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post #1 of 35 (permalink) Old 10-31-2002, 12:41 PM Thread Starter
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full manual control of 4r70w

after spending some time going over shift solenoid and converter clutch wiring diagrams, i designed and built an electronic control device (those years at devry really paid off). it includes a manual/automatic mode switch, a locked/unlocked/auto torque converter switch, and four position gear select lever.

while the setup seems to work very well, i do have some concerns as to how long my transmission will last with this setup.

on the plus side, my city mileage went up dramatically due to my ability to enter the upper gears sooner and hold them. i also leave my tc locked most of the time. this works fine as long as i dont forget to downshift when comming to a light. if i come to a stop in second, the car will stall.

i am thinking of trying to get readings of voltages from the transmission line pressure input at various throttle positions and mabye design some kind of control for that so i can control shift firmness.

i would like to know what some people think about the issue of durability with this setup. until i am sure that i am not doing any harm to my car, i will be driving it in full automatic.

btw: if it matters, i am running mobil1 full synthetic atf with a farily large trans cooler with a fan on it.
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post #2 of 35 (permalink) Old 10-31-2002, 01:01 PM
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Hmmm, sounds to me like you might have something there ... Just a little brainstorm but are you good enough to build it "into" a shifter? You could have the 4r70W under there running in auto mode on the street and switch it to manual mode for the track. Or maybe it's an easy way to get a "modern" engine/trans into an older car... wouldn't need to change the existing EEC.

I'm no transmission expert but I don't know why it would affect the durability of the trans much in auto mode? Manually shifting any automatic is a little rougher on it.... doesn't seem to me you're doing much that the chip vendors aren't doing but seperating it from the main EEC and gaing finer control over it.

Last edited by doodaa; 10-31-2002 at 01:07 PM.
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post #3 of 35 (permalink) Old 10-31-2002, 01:37 PM
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Next, develop an F1 design so the sifters are paddles behind the steering wheel ao you can up shift and down shift by using the paddles behind the wheel.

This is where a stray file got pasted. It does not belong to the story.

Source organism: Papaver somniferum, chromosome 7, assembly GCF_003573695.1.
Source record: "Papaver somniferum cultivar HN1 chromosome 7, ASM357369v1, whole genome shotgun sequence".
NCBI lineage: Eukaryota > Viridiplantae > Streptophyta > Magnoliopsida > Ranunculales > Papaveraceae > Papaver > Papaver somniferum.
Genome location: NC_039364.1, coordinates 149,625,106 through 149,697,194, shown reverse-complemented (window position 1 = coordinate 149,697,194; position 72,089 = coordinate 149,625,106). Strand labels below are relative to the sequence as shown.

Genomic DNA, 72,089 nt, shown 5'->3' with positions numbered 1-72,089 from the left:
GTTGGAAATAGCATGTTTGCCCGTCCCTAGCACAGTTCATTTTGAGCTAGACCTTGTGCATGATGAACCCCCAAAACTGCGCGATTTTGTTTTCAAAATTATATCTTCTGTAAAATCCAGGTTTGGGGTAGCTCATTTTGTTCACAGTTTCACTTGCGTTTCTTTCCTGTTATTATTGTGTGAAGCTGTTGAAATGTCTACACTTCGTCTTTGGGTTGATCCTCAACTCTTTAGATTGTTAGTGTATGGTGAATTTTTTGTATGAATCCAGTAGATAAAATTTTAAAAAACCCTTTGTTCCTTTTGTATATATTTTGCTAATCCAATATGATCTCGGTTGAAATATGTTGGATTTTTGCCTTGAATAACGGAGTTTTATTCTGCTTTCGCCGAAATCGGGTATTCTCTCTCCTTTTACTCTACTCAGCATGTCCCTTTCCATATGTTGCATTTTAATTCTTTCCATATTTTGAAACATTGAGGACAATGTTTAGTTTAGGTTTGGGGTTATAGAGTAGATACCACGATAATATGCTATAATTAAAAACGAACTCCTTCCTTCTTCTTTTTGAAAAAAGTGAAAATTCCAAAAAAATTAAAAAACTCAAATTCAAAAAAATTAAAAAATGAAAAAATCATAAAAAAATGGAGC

Just a thought

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post #4 of 35 (permalink) Old 10-31-2002, 02:01 PM
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Doing the transmission build up would help out alot. by manually shifting, your putting more stress on the clutches.




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post #5 of 35 (permalink) Old 10-31-2002, 02:23 PM
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Can I shift manually after the J-Mod?

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post #6 of 35 (permalink) Old 10-31-2002, 02:43 PM
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Someone needs to get Jerry's email to this guy. The advice he needs would come best from The Man...

Here's something else you should look into. I want a fully auto transbrake! There are companys that make valve bodies that have transbrakes in them, but they're manual shift only and are not recommended for daily driving.

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post #7 of 35 (permalink) Old 10-31-2002, 03:41 PM
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Ahh i lost the webpage. There was a company that makes special products for the 4r70w. They made an electronics kit to put it into other cars and I beleive with this system you could also manually shift it. It was like 600 bucks though. Would you consider mass producing these and selling them? At least type up good instructions so the rest of us could make them. Ive always wanted one.
As far as it being hard on the tranny, the way I think of it, it should be fine upshifting, but I think downshifting is much harder because it pulls real hard. Sudden engine braking is not good for those clutches. I think if you waited till you were stopped to shift into a lower gear you would be fine.

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post #8 of 35 (permalink) Old 10-31-2002, 03:51 PM Thread Starter
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it is pure electronics so it should work fine with the j-mod. i however have not done the mod. i think i will wait until my next fluid change.